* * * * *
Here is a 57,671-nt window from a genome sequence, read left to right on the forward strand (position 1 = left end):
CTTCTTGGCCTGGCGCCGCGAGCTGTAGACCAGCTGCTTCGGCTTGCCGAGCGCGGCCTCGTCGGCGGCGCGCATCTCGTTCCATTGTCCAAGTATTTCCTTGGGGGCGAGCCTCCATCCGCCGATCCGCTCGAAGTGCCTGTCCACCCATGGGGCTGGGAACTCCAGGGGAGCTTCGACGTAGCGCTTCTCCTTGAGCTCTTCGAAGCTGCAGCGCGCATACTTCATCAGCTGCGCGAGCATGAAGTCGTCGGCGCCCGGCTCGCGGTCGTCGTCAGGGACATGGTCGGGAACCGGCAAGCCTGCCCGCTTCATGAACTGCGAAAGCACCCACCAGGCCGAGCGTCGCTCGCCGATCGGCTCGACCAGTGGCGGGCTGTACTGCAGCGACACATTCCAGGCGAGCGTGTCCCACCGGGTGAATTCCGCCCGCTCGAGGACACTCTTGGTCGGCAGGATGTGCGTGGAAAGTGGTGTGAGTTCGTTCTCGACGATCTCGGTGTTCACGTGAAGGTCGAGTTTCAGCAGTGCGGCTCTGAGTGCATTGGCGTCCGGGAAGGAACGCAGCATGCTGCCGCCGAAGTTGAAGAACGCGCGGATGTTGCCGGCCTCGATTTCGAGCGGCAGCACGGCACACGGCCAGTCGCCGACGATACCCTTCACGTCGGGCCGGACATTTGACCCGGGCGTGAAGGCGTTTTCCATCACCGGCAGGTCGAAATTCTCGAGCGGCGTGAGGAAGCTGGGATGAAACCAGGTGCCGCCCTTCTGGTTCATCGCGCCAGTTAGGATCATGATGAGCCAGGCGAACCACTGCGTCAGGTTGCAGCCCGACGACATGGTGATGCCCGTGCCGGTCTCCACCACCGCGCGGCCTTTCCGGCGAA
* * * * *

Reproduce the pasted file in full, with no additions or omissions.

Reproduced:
Here is a 57,671-nt window from a genome sequence, read left to right on the forward strand (position 1 = left end):
CTTCTTGGCCTGGCGCCGCGAGCTGTAGACCAGCTGCTTCGGCTTGCCGAGCGCGGCCTCGTCGGCGGCGCGCATCTCGTTCCATTGTCCAAGTATTTCCTTGGGGGCGAGCCTCCATCCGCCGATCCGCTCGAAGTGCCTGTCCACCCATGGGGCTGGGAACTCCAGGGGAGCTTCGACGTAGCGCTTCTCCTTGAGCTCTTCGAAGCTGCAGCGCGCATACTTCATCAGCTGCGCGAGCATGAAGTCGTCGGCGCCCGGCTCGCGGTCGTCGTCAGGGACATGGTCGGGAACCGGCAAGCCTGCCCGCTTCATGAACTGCGAAAGCACCCACCAGGCCGAGCGTCGCTCGCCGATCGGCTCGACCAGTGGCGGGCTGTACTGCAGCGACACATTCCAGGCGAGCGTGTCCCACCGGGTGAATTCCGCCCGCTCGAGGACACTCTTGGTCGGCAGGATGTGCGTGGAAAGTGGTGTGAGTTCGTTCTCGACGATCTCGGTGTTCACGTGAAGGTCGAGTTTCAGCAGTGCGGCTCTGAGTGCATTGGCGTCCGGGAAGGAACGCAGCATGCTGCCGCCGAAGTTGAAGAACGCGCGGATGTTGCCGGCCTCGATTTCGAGCGGCAGCACGGCACACGGCCAGTCGCCGACGATACCCTTCACGTCGGGCCGGACATTTGACCCGGGCGTGAAGGCGTTTTCCATCACCGGCAGGTCGAAATTCTCGAGCGGCGTGAGGAAGCTGGGATGAAACCAGGTGCCGCCCTTCTGGTTCATCGCGCCAGTTAGGATCATGATGAGCCAGGCGAACCACTGCGTCAGGTTGCAGCCCGACGACATGGTGATGCCCGTGCCGGTCTCCACCACCGCGCGGCCTTTCCGGCGAA